Strengthen Company Culture
Training & Learning

Are You Doing Enough to Build and Strengthen Your Company Culture With L&D?

What is company culture without L&D? 

Your company culture lives and breathes through everything you do—including how you learn. That’s why creating great learning experiences is so important to building and strengthening company culture. 

Putting your learners at the center of your L&D strategy doesn’t just empower your company culture—it also makes your culture flexible, and more resilient to challenges. This adaptability is a core part of Collaborative Learning, and it’s one of my favorite topics to discuss with L&D experts as part of the CLO Connect interview series.

Today, we’re sharing snippets from our second volume of collected expert insights on how L&D can help build a strong company culture. We’ve got the best tips from leading companies like Harry's, Disneyland Paris, SmileDirectClub, and more.

Want all the expert insights? Download volume 2: How L&D Can Help You Build a Strong Company Culture

Expert Insights Volume 2: How L&D Can Help You Build a Strong Company Culture

And don’t forget to check out Volume 1 of expert insights from Amazon, WhatsApp, Klaviyo, and more, on how L&D can help companies scale. Plus, we’ve got an extra bonus in store: an invitation to join the next exciting phase of the CLO Connect community.

Let’s get started!

Curate great learning content to create communities of learners

Curating great learning content is a key step in creating dedicated communities of learners.  That’s because it encourages employees to motivate each other, share expertise, and foster self-directed learning–all key steps in building a strong company culture.

Creating these communities of learners is all about encouraging employees to take ownership of their own growth and skills development. This democratized approach to learning empowers employees to have full control over their learning path and is a key contributor to strengthening company culture. 

So, what does this look like in practice? As Rachel Peck, Director of L&D at Harry’s, explains: “We offer a bunch of courses taught by folks internally on a range of topics. We call this Harry’s Business School or HBS. These courses can be anything from how to build a great PowerPoint presentation, through to foundational courses on our brand and our company values.”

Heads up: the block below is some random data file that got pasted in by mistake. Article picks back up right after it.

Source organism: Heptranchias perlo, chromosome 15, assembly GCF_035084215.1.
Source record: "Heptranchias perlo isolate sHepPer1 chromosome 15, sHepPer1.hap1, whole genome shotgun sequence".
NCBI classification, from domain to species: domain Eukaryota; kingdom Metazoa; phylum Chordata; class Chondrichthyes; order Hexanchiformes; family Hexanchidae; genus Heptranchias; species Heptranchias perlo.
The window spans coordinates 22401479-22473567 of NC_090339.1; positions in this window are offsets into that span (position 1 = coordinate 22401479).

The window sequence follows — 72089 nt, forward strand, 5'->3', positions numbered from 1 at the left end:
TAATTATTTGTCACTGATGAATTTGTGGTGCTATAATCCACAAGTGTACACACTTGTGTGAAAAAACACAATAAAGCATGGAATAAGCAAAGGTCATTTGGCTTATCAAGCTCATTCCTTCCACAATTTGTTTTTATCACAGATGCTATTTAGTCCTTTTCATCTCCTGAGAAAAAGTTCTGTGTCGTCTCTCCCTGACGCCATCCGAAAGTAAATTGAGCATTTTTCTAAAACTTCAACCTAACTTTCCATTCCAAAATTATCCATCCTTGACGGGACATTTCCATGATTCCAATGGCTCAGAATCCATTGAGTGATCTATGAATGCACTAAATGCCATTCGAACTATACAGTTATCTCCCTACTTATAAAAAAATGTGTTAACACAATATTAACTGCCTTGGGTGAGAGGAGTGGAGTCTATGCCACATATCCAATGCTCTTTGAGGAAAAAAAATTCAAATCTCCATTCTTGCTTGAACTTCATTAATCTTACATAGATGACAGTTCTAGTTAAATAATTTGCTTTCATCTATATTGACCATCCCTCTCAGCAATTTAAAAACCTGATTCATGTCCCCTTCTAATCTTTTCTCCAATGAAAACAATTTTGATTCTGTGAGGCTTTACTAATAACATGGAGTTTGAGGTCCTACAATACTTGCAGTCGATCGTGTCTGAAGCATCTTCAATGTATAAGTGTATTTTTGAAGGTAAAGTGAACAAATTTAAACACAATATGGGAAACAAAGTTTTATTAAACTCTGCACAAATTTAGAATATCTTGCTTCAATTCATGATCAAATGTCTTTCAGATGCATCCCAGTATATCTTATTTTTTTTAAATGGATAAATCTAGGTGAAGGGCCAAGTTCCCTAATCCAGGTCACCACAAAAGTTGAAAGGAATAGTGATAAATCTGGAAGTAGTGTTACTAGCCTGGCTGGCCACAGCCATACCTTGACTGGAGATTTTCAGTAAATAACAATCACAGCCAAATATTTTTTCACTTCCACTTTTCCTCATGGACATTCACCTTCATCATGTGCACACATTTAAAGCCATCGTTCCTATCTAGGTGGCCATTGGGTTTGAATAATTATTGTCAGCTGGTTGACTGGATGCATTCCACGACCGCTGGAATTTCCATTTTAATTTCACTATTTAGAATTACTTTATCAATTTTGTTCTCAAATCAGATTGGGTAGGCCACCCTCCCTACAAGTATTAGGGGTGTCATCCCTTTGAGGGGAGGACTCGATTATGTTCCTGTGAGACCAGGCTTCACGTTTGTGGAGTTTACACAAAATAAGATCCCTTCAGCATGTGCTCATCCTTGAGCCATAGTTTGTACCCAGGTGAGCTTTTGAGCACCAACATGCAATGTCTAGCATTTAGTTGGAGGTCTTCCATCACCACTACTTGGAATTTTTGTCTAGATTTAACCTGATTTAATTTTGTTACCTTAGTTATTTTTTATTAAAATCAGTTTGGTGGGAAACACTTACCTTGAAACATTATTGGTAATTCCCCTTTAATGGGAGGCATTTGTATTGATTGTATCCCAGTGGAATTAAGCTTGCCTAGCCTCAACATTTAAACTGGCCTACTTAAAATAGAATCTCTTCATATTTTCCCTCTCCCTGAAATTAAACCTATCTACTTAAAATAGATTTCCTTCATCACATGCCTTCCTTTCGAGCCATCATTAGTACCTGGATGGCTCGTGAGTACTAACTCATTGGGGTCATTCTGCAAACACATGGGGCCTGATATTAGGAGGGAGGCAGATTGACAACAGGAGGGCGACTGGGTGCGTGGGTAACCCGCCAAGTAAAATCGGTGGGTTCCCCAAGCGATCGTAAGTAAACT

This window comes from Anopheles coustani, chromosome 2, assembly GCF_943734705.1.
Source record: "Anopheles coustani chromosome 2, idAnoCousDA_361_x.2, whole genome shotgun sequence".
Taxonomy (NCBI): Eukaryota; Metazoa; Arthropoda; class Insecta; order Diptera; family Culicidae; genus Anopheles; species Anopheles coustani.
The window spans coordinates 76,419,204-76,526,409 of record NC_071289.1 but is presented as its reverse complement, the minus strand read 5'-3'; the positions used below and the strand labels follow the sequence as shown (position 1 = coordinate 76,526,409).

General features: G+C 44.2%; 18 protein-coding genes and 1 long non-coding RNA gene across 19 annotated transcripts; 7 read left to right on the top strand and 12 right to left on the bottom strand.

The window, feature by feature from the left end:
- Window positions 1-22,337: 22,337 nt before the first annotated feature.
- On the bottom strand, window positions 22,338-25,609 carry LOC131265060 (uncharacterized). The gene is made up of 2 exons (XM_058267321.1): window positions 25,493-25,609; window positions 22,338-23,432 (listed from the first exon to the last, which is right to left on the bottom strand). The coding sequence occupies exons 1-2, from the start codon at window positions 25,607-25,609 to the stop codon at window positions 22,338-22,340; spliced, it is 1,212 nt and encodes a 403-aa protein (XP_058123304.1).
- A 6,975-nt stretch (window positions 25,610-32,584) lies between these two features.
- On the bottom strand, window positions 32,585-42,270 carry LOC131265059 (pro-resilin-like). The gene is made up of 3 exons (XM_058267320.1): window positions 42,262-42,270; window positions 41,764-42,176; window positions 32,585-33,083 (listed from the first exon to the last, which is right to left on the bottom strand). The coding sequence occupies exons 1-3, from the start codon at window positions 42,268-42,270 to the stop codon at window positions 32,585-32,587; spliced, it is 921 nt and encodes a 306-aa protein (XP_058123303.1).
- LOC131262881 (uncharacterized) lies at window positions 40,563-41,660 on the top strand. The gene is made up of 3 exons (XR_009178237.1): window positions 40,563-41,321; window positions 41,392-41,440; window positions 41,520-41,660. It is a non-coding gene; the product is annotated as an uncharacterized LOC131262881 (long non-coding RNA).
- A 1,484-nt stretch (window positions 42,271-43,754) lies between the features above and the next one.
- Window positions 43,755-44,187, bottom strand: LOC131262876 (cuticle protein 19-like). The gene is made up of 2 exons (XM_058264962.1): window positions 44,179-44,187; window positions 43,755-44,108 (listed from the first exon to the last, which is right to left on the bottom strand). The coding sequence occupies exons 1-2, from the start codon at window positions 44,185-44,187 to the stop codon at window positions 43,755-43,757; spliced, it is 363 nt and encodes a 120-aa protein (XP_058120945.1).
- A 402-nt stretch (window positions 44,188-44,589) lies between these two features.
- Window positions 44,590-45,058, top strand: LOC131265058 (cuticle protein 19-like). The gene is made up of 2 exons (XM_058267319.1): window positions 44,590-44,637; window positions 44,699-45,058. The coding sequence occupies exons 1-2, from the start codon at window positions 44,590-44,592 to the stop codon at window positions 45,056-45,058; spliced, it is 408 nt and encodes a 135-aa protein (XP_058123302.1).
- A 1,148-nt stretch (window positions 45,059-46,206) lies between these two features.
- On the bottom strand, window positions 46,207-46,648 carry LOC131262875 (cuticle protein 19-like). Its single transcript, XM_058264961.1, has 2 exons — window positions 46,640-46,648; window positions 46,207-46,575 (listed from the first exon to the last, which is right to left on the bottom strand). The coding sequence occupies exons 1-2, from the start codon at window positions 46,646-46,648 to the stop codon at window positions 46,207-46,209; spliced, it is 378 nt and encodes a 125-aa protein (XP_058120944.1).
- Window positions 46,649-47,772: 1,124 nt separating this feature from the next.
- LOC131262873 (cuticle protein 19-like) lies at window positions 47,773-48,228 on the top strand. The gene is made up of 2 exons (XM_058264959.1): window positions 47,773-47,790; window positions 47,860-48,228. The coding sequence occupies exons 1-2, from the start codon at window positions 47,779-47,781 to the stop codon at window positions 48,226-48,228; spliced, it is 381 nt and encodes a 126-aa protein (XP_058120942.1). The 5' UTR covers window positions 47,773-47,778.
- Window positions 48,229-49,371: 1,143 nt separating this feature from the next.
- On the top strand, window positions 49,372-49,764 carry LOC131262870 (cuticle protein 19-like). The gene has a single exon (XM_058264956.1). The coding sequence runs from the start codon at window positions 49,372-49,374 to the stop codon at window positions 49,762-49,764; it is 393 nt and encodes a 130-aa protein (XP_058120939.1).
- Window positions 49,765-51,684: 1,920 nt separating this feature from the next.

By leveraging internal knowledge, Harry’s has successfully enabled self-directed learning between teams. Another key aspect of building and strengthening company culture? Supporting Diversity, Equity and Inclusion goals through L&D.

Support DE&I goals through L&D

We don’t always talk enough about the key role we play in strengthening company culture through supporting diversity, equity, and inclusion in learning. Fortunately, our experts have some great insights to share on building inclusivity into their learning strategies.

At SmileDirectClub, Regional Learning Specialist Jodi Leffingwell is addressing gender diversity obstacles head-on. “Imposter syndrome is a question of gender roles and inequities passed on through centuries of social conditioning. It’s up to us to decide how to recognize it, and what to do about it.”

“First of all, career mapping is essential. Another thing that really works is polling your team to find out what they need, what they’d like to learn about, and how you can help. We need to give our teams a forum for open discussion, and to carve out time for team development. With a little innovation, you can always bring something to the table.”